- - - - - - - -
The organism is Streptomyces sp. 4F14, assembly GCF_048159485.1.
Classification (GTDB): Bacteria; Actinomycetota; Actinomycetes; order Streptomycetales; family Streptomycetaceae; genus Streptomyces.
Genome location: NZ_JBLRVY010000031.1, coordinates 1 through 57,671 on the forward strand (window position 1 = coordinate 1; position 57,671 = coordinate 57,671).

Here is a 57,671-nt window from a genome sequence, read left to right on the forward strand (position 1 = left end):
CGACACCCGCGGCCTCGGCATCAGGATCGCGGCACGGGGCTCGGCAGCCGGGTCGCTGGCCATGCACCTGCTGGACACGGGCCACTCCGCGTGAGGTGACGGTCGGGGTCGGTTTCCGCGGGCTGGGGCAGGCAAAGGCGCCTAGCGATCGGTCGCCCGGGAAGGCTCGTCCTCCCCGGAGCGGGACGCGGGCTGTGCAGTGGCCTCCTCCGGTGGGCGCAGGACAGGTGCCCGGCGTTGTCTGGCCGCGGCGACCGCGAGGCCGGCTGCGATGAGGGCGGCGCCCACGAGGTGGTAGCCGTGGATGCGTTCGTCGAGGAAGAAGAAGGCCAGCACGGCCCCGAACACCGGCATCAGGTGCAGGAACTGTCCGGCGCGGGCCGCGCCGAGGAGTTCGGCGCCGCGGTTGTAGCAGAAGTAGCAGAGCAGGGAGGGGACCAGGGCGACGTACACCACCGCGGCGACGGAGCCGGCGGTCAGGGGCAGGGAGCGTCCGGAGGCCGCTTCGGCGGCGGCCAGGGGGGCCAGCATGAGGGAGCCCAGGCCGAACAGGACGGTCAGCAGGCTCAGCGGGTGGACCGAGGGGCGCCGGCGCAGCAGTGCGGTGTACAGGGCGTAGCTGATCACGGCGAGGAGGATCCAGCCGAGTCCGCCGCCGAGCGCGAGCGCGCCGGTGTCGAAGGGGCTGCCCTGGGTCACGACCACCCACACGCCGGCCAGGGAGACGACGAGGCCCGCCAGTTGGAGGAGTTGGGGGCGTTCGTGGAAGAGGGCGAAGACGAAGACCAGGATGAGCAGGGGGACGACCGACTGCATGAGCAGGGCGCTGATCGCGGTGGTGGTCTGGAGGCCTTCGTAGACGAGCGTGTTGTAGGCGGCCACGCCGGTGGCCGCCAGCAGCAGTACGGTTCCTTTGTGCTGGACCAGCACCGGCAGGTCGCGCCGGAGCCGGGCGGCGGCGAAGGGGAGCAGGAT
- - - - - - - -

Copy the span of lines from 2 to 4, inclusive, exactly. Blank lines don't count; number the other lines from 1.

Classification (GTDB): Bacteria; Actinomycetota; Actinomycetes; order Streptomycetales; family Streptomycetaceae; genus Streptomyces.
Genome location: NZ_JBLRVY010000031.1, coordinates 1 through 57,671 on the forward strand (window position 1 = coordinate 1; position 57,671 = coordinate 57,671).

Here is a 57,671-nt window from a genome sequence, read left to right on the forward strand (position 1 = left end):